Class calendar gets another shake-up
School District 59 is currently looking for input from parents and others about possibly changing a two-week spring break vacation for students to a one-week vacation for the next school year.
“We used to have a standard calendar, and the provincial government took that and said, create your own,” said SD 59 trustee board chair Richard Powell.
At Wednesday’s board meeting, the SD 59 trustee voted to send out two types of calendars to parents, teachers, and other staff about the new calendar. SD 59 superintendent Kathy Sawchuk said that beyond the changes to the length of the spring break, not much else has changed from previous years.
Powell said that no matter which way the input comes back to, the amount of time students spend in school will be the same.
“There would be less days off for them with a one-week spring break, but there would be less minutes in the (school) day,” he added. “To take the second week … you have to add minutes.”
Powell said that these minutes would likely amount to four to eight minutes of additional school time each day.
Based on comments from trustees and staff at the meeting, feelings are mixed about the vacation.
“We’ve received both positive and negative feedback about the two week spring break,” said Rob Dennis, SD 59 assistant superintendent.
“There are still many parents who would want a one-week spring break,” said trustee Wayne Ezard. “We should offer more than one to look at.”
Both calendars will be available on the SD 59 website. School principals and other location managers from SD 59 will help gather the input throughout February. The board will then make its decision at its next board meeting on Feb. 27.
The first day of classes will be Sept. 4, 2013, and the last day for students will be June 26, 2014.
School budget tightens
Despite a tightened budget, SD 59 has put forward a balanced budget, according to treasurer Gerry Slykhuis.
“Anytime they have a reduction in budget there is some impact,” said Powell. “How it will impact students, that’s hard to say. From what I can see, for the next year or so it’s going to have a very limited impact.”
In 2012/2013, SD 59’s budget lost $430,000 due to decreased enrolment in their schools compared to the 2011/2012 school year, according to information presented to the trustees.
“This year not so bad because they have a thing called funding protection. As our enrolment declines, up until now, our revenues have still stayed okay,” said Slykhuis. “Next year will really start to hit.”
When taken with other revenues given to schools, this amounts to a $175,000 decline overall in provincial funding.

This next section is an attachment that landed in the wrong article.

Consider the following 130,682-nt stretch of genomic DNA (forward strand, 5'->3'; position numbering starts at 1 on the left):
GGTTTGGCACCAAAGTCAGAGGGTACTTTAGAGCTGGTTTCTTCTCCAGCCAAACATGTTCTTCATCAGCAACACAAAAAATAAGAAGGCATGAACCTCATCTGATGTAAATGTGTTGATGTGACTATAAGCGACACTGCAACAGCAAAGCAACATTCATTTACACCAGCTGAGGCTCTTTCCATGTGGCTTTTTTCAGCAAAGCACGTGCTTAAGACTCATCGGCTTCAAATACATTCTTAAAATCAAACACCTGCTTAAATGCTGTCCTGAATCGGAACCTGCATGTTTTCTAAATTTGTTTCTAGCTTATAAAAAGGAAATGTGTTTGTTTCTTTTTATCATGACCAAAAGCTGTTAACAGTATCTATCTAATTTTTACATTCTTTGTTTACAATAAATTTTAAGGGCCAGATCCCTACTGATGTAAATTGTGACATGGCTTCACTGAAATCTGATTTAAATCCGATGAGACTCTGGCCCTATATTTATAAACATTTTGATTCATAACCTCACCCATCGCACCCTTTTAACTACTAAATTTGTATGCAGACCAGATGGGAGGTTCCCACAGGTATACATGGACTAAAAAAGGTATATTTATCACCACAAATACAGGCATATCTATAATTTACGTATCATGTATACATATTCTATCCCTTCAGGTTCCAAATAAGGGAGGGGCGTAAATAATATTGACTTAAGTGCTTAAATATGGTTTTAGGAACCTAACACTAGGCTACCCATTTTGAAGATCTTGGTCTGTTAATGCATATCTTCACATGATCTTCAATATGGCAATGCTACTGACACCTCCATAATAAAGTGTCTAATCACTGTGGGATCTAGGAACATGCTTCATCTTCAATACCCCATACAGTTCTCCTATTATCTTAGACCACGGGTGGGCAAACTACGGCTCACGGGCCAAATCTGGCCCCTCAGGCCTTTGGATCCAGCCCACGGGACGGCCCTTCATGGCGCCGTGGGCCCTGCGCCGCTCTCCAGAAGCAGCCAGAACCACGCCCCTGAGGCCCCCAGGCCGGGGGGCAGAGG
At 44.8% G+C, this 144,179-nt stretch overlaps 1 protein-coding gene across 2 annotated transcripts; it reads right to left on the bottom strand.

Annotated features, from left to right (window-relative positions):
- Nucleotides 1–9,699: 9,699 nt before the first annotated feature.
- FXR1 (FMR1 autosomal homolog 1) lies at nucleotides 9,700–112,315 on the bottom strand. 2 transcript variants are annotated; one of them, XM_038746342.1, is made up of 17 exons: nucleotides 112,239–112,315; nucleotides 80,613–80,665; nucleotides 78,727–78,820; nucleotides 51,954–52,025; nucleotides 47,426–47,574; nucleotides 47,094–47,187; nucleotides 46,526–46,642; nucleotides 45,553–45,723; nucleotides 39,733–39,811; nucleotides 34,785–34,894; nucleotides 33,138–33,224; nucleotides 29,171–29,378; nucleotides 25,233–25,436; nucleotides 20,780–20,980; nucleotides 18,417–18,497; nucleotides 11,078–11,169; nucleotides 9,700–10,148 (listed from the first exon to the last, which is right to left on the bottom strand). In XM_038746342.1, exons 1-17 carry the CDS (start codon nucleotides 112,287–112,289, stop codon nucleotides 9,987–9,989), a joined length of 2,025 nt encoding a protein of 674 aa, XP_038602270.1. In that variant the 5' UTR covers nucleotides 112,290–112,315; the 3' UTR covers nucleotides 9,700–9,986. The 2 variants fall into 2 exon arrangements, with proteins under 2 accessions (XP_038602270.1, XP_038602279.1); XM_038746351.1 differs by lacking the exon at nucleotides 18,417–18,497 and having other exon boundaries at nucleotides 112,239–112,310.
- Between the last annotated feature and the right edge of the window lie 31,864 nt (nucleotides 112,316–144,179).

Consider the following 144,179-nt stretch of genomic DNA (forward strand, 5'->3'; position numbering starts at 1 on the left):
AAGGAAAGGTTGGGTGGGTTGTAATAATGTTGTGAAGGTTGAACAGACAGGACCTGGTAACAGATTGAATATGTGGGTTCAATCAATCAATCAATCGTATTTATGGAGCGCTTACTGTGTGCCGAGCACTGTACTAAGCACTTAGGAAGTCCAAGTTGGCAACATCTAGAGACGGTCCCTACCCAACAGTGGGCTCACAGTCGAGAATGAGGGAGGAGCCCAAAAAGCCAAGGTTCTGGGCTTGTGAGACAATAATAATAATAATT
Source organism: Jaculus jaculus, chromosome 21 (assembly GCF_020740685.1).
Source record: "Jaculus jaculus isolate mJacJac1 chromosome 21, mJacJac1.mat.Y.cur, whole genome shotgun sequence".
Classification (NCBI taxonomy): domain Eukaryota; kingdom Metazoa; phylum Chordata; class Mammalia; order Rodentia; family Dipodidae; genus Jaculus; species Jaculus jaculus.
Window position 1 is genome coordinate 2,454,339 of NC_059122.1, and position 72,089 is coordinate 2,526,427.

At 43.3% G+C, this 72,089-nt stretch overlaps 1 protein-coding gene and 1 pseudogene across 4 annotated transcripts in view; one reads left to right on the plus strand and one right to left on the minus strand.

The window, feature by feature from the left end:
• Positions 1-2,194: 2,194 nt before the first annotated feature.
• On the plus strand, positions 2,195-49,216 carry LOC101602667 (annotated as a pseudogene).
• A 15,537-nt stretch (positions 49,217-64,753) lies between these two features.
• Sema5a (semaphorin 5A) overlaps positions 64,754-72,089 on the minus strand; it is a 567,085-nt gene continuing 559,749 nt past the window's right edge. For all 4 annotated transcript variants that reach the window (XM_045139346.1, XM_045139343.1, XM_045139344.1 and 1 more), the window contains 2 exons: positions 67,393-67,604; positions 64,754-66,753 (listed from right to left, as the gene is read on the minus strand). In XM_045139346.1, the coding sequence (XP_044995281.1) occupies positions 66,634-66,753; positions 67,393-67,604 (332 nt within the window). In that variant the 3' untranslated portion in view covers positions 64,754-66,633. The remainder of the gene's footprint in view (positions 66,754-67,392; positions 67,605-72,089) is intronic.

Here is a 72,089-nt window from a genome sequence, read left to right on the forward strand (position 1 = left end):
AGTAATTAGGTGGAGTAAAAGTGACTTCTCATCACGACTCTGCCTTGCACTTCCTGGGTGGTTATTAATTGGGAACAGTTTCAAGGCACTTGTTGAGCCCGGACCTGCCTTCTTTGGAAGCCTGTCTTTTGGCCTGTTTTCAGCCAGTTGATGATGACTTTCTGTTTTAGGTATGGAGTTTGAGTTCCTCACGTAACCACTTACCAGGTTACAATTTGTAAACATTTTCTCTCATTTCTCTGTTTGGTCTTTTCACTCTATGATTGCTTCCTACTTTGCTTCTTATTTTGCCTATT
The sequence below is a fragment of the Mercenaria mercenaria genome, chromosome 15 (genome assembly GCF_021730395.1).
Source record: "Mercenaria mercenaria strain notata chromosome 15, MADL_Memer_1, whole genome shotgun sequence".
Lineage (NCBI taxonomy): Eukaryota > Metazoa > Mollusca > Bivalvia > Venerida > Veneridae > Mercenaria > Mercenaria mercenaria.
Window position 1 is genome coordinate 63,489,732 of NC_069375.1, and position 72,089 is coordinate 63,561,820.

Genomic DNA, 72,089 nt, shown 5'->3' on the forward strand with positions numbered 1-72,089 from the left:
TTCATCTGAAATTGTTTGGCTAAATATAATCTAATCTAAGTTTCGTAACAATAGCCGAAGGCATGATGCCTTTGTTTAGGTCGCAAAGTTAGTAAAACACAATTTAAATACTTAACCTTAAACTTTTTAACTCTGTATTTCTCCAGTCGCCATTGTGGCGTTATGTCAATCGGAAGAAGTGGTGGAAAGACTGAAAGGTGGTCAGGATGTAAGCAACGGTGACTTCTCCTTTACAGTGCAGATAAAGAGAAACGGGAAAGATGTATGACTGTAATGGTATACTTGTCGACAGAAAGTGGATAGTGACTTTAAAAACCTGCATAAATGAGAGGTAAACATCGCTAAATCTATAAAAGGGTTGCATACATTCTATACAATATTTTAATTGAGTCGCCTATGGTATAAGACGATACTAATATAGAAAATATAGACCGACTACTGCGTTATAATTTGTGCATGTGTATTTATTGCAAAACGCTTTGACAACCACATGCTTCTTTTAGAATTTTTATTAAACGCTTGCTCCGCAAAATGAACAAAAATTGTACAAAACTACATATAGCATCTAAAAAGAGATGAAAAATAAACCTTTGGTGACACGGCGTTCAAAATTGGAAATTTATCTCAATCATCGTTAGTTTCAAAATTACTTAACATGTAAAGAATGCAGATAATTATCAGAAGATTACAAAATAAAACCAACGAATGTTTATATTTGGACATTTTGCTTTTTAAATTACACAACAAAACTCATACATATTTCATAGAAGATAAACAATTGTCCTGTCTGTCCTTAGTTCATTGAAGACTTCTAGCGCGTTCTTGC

Combined with $4.5 million in increased spending from the 2011/2012 school year, this means that the school district has had to spend $1.7 million more than they have revenue. This deficit was made up by pulling surplus dollars from previous school budgets.
“Our premise has always been to be fiscally responsible,” said Powell. That’s why we never go into deficit budget. And over a number of years been on school boards we’ve never been in a deficit budget.”
Despite this reduced school budget, schools in Dawson Creek will still see some changes.
Slykhuis said that the biggest change in Dawson Creek schools was a renovation of the Dawson Creek High School South Peace Campus, estimated to cost $400,000.
“We’re moving offices,” he said. “For the offices – they’ll be moving closer to the front entrance, and we’ll be redoing the front entrance and front of the building because it’s kind of dingy looking.”
Consultant hired to save SD59 bus money
School District 59’s board of trustees has voted in favour of hiring a consulting firm to help it manage a proposed shortfall in funding for school bus transportation for students.
“We had a number of ideas, and we thought it would be good to have someone else come in as well,” said Slykhuis.
At last Wednesday’s board meeting, Slykhuis said that after a tender went out, the company School Bus Consultants was awarded a contract to look at ways on how the School District could save money.
“They’re beginning their work right away, and we hope to have a meeting at the end of March,” he added.
This was praised by one trustee, Judy Claviert, who said it was “the best way to go.”
“Having lived through an almost lynch mob to do with bussing, I want us to be careful about how we solicit what we call input,” she said. “I don’t think parents or general public are in the best seat to make those decisions ... knowing parents of bus students, any change, it doesn’t matter whether it’s 15 minutes or re-routing, parents get really upset about that.”
Slykhuis said that School Bus Consultants will work with the ridership, rather than the community at large, for ways to deal with these funding changes.
“Because we’re looking at such major changes, to not solicit input, I just think it’s worthwhile to let people have their say,” Slykhuis said. “I suspect we’ll get a lot of ideas that we’ve probably already thought of, but there could be ones we didn’t. Those people live on the routes, they live there everyday, they’re might be some things they weren’t expecting.”